6. aunt = ant, pecan = peh-cahn’, caramel = care’-ah-mull, apricot = app’-rih-cot, en route = on root’, data = day’-ta or daah’-ta depending on surrounding words, crayon = cray’-un, envelope = on-‘vell-ohpe. (apostrophes indicate stress)

      Reply
  12. Bigglesworth

    Super excited to finally announce that dh and and I will be moving into our apartment in Northern Virginia/DC area today! We’re about to go pick up our keys and start moving our stuff in. Uprooting us and moving cross country for law school is nerve-wracking and exciting all at the same time.

    We did have to end up hiring movers, which is an unexpected cost, but my arthritis flared up with the stress of the move and I can’t pick up too many boxes without it acting up again. Oh well. You’d think I’d be used to this by now. :p On a similar note, when did we get so much stuff!?!?!

    Reply
  13. Allypopx

    Thanks to everyone for the camera advice last week! I talked to my boyfriend about upping my budget (it’s my money and he doesn’t oversee it, but I’m supposed to be saving for when I leave my job in December so I wanted his input/blessing to make a big purchase) and he was totally on board with me doing whatever I thought would be good for my mental health.

    I got a Canon EOS Rebel T6, and I got it as an amazon kit so I got a lot of really great accessories with it. I’m getting the hang of it, I haven’t tried too much with the fully manual settings yet. I also got the adobe photographer subscription with Lightroom/Photoshop and I’m starting to get a handle on those. I’m having a blast!

    Reply
    1. Allypopx

      I’m also using my camera bag as a purse so I have it with me whenever I stumble upon things to photograph.

      Reply
      1. Wendy Darling

        You can get camera bags that look like a purse now! or inserts for your existing purse that hold your camera stuff.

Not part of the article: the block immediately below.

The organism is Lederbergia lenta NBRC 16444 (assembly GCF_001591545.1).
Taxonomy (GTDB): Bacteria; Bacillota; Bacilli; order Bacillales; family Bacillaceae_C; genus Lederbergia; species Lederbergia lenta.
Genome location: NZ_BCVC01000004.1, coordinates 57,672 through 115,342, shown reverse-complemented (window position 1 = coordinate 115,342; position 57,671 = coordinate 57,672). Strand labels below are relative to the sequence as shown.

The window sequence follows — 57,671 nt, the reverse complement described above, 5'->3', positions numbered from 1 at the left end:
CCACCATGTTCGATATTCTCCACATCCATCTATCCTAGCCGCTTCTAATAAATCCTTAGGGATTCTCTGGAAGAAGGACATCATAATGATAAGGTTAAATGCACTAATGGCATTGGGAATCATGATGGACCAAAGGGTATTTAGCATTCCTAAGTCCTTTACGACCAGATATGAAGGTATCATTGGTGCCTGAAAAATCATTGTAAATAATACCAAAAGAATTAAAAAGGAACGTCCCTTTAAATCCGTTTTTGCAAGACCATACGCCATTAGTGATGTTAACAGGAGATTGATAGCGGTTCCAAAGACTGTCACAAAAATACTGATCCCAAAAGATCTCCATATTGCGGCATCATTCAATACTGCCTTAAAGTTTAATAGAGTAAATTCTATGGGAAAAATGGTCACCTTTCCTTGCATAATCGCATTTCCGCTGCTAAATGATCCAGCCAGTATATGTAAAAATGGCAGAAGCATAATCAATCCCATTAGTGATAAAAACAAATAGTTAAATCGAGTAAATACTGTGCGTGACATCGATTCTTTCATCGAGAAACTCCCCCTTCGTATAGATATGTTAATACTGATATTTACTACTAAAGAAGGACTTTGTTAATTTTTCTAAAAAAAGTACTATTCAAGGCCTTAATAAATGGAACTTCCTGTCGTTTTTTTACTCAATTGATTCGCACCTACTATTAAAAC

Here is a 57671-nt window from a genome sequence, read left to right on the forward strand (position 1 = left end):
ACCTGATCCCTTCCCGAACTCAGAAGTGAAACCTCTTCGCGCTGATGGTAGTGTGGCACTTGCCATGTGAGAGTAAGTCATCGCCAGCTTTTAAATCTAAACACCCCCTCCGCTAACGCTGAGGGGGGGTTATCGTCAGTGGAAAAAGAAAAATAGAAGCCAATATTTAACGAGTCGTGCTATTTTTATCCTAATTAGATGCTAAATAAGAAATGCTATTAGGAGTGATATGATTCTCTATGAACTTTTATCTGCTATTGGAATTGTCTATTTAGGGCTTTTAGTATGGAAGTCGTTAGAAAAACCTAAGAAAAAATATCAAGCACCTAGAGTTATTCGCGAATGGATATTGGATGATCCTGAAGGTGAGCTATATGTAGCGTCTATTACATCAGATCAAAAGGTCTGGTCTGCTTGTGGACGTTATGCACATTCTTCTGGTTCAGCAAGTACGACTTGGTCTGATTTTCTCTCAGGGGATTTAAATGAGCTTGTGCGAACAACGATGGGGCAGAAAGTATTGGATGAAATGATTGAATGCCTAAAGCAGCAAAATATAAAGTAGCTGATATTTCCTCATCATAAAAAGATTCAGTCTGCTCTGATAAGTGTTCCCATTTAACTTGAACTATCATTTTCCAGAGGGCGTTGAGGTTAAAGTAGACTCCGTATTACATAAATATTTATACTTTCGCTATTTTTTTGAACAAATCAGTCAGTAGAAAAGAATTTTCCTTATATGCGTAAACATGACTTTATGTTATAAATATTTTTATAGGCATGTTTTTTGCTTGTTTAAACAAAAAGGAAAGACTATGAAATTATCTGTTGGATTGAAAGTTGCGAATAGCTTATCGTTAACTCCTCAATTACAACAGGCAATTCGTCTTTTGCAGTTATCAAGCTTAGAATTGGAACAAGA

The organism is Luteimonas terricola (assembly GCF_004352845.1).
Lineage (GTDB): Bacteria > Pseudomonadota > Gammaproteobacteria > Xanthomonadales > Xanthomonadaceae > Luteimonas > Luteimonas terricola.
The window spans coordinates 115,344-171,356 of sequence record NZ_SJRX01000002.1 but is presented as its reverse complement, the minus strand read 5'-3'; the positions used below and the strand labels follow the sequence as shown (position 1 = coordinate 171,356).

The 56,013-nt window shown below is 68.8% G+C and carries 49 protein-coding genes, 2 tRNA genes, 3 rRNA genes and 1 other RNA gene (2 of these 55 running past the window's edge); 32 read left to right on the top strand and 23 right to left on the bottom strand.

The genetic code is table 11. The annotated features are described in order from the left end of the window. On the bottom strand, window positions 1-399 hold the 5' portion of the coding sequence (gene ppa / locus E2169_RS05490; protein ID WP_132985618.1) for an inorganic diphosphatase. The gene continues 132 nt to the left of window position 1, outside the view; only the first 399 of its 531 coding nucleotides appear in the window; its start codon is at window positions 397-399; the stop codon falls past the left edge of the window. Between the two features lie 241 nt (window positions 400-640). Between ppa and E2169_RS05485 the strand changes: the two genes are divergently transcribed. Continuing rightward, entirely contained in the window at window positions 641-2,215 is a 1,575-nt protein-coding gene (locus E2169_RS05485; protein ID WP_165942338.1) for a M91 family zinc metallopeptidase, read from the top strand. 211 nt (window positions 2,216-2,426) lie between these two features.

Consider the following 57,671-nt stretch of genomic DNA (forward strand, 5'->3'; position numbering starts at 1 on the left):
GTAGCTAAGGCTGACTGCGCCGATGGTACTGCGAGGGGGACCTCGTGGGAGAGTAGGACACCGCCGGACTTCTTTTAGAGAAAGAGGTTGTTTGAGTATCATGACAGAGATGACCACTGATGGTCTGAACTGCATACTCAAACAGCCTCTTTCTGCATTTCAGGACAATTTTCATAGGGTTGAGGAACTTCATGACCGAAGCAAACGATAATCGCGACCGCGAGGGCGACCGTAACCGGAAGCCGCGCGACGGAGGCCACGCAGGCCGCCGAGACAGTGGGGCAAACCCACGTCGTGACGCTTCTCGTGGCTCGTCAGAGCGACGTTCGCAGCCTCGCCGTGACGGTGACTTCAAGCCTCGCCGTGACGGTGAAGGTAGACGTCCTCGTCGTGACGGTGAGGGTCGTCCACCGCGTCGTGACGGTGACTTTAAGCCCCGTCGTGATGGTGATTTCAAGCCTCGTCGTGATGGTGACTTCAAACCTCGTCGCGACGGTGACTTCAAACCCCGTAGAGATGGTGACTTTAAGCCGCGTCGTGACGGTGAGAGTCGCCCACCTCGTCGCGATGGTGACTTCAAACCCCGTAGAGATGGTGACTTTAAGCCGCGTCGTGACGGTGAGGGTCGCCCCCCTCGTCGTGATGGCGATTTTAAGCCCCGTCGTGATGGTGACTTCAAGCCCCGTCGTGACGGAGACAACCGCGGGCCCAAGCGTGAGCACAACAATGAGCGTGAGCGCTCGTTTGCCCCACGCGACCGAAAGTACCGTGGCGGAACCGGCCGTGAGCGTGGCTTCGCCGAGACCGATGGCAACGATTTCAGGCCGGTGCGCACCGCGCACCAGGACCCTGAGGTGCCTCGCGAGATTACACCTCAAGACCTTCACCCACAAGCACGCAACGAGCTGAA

Or you can do like me and just carry a large handbag you chuck your camera in.

        Reply
    2. StrikingFalcon

      Ooh that’s exciting! I’ve had a Canon Rebel for years, and I love it. They’re incredibly durable and all their lenses, no matter how old, can be used with any body.

      Some general pointers if you’re interested (if you have no idea what I’m talking about here let me know and I’ll break it down further, I’m not sure how much experience you have):

      I know how to use the manual mode, but most of the time I tend to shoot in the aperture mode (marked AV on the dial), as that lets you set your depth of field manually and the camera calculates the shutter speed for you. The lower the f-stop number the smaller the depth of field (so f/22 has a larger depth of field than f/5.6).

      The shutter speed mode (marked TV) does the opposite – you set the shutter speed, and it adjusts the aperture. Useful if you want to take a picture of something moving fast or you want to do a long exposure, such as for fireworks. The rule of thumb for long exposures is you need a tripod if the shutter speed is longer than the reciprocal of the focal length (so anything longer than 1/50 of a second for a 50 mm lens, or anything longer than 1/100 for a 100 mm lens).

      Playing with those two modes is probably enough options for a new camera, but I can explain the full manual mode too if you’d like!

      Reply
      1. Allypopx